HISTORY OF NEILLSVILLE
The Neillsville Historic Preservation Commission welcomes you to Neillsville's Historic Walking Tour. We are proud of the historic heritage of our community and support private property owners in their preservation efforts. Neillsville offers a myriad of architectural styles from Gothic Revival to the Arts and Crafts era and the Prairie and Bungalow styles.
At the time of the arrival of James O'Neill, Clark County was an uninhabited wilderness. O'Neill and his party came overland from Black River Falls in an oxen drawn wagon. They arduously cut the first road into the county. In 1845 O'Neill's party arrived in the area that would be named in his honor. Vast stretches of virgin pine forests lined a great waterway, the Black River. This waterway would become the highway, which would float their logs to the mills of La Crosse and Onalaska.
By 1850, 50 acres of land had been cleared by O'Neill. The county seat was awarded to Neillsville in 1853 after a colorful election. In April of 1855, O'Neill appropriated four acres of land for the village and had it platted by A. Boardman. Neillsville's population was less than 250 people in 1860. The logging industry and the infrastructure needed to support that industry, skyrocketed the population to 2,000 in 1890 and to 3,000 by 1900. Substantial brick structures continued to be built each year in the downtown commercial district. Prosperous lumber barons and merchants were commissioning architects to design commodious residences, some with ballrooms, many with great ornamentation that reflected their newfound successes.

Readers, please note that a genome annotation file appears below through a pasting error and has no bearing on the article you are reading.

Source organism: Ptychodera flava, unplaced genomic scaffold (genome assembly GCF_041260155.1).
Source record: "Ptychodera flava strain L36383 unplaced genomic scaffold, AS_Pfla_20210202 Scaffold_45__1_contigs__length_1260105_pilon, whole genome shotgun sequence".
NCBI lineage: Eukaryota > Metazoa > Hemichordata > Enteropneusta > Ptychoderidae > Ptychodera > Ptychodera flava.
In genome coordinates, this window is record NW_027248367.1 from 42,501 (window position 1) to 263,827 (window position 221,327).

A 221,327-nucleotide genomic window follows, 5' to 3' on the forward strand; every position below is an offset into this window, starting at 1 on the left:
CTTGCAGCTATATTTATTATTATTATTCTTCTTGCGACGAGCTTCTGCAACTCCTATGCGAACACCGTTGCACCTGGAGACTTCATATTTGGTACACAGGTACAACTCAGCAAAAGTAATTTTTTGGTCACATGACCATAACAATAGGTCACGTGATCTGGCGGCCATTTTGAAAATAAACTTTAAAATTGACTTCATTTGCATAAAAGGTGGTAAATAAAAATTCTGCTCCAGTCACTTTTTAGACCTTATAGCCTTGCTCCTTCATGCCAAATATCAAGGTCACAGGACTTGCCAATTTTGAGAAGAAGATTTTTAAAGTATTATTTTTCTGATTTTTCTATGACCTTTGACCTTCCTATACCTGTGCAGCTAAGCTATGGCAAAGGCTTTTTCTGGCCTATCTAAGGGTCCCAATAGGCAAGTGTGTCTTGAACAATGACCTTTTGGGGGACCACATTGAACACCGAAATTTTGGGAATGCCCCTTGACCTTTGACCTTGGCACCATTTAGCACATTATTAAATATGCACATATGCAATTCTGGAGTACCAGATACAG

The railroad arrived in 1887 when the Omaha Company built a railroad bridge across the Black River and extended their line into Neillsville and eventually on to Marshfield. The railroad would bring three passenger trains a day through Neillsville and would assist in Neillsville's transition from lumbering to industry. By the turn of the century Neillsville had a large furniture factory, condensary, canning factory, brewery, creamery, cheese factory, cigar factory, flour mill, spoke and hub factory, fence post factory, planning mill, and wagon factory. Neillsville was undertaking the building of a new high school, improving their street surfaces, and petitioning for a Carnegie Library. Hotels, restaurants and merchants prospered. Home construction continued as these new entrepreneurs were eager for newer stylish forms of architecture.
Their homes and business structures display innovative design, sophistication and elegance. All of Neillsville's historical buildings represent a collection of work of many notable architects, many with listings in the National Register of Historic Places. These structures represented the hopes and dreams of peoples who are remembered by us with gratitude for their fortitude and guidance. They serve as a constant reminder of our rich heritage, promoting community spirit and pride in our past, present and future.
Welcome to “OUR TOWN”, NEILLSVILLE. Where “Yesterday, Today, and Tomorrow” you are always welcome.